Posted on 15th Apr 2018 / Published in: Hand/Fingers/Thumb
Finger sprains are injuries to your ligaments or any one of the three joints within the finger. Since these injuries are often referred to as jammed fingers, it only makes sense that they are caused by jamming the finger into another individual or being hit on the top of the finger. Fingers can also be injured from being bent backward. Most of the time, an athlete will end up overlooking the injury because they think it’s nothing more than a finger. Finger injuries can be quite painful, and can take months to heal.
Even though a finger sprain might not be serious in most cases, it’s valuable to get it checked by your therapist to ensure that you are doing everything possible to exercise it correctly.
Finger Sprain Anatomy
Finger sprains are tearing or stretching of the ligaments supporting the small joints within the finger. Ligaments are a strong band of tissue that connects all of the bones to each other.
Finger sprains and tendon damange in the finger are most common during contact sports. Typically blunt trauma or a collision with a player or a moving ball when caught at the wrong angle is enough to sprain the finger.
How to Treat a Finger Sprain:
The best thing you can do for the injured finger is to allow it to rest. Alleviating extra pressure on the finger is ideal. Don’t go back to contact sports too quickly. Give your finger time to rest, even though you feel physically fit to go back. Take advice from your sports coach or therapist if you are unsure.
Apply ice to the injured finger for five to ten minutes at a time, three to five times per day. Continue doing so until the swelling and pain is gone. Ice works to reduce the swelling and pain in the sprained finger. Wrap your ice pack in a towel. Avoid applying ice directly to the skin.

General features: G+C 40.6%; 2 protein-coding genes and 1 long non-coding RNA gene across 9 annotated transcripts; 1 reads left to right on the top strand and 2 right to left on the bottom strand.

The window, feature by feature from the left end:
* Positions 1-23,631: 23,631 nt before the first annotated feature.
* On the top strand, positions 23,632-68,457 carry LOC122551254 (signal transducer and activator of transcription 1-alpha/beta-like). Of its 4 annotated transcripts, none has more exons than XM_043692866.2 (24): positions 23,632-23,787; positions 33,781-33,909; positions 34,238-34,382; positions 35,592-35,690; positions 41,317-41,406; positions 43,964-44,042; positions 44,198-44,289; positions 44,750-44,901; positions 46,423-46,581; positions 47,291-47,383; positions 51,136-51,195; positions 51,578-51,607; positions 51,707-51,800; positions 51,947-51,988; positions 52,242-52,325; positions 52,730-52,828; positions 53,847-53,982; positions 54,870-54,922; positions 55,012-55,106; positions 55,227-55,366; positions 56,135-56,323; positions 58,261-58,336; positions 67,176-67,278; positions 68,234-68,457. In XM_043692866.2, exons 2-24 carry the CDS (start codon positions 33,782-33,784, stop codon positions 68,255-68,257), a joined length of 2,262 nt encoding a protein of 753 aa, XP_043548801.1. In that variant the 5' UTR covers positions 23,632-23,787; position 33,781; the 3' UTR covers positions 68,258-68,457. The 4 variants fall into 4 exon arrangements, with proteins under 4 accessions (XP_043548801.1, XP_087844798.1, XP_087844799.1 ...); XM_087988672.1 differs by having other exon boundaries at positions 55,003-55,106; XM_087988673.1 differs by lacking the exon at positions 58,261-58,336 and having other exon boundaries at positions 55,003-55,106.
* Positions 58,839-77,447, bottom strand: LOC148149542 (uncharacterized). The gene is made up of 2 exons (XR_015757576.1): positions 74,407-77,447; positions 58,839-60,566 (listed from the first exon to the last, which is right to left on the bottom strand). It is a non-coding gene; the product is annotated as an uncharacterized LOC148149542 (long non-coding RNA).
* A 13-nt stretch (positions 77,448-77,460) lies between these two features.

Wrap an elastic bandage around the finger. This works to minimize the amount of swelling in the finger and provide it with support. Make sure not to wrap the area too tightly or you could end up cutting off the circulation to the finger. Cohesive or Elastoplast strapping works well and this can be ordered from the internet.
You might need to take an over-the-counter medicine, prescription pain medicine or topical pain medicine to help relieve pain and reduce swelling. Topical gels or anti-inflammatories such as ibulieve can help. Once you have the swelling to a minimum, the amount of pain you feel will decrease as well. Use for short term only.
- To help reduce the risk of getting a sprain in the first place, make sure you learn and practice proper techniques when playing sports.
- Playing sports that involve the hands can cause sprains to occur when proper precautions aren’t taken during the activity.
- Poor balance can cause you to fall onto your hand and sprain the finger.
- If you are regularly getting fingers sprains, consider that you may have poor coordination. Improving finger and hand dexterity and coordination can benefit you. Ask your therapist for exercises.
- If you play contact sports, or ball sports, strapping the small joints of the fingers with Elastoplast strapping can give them a lot of added protection.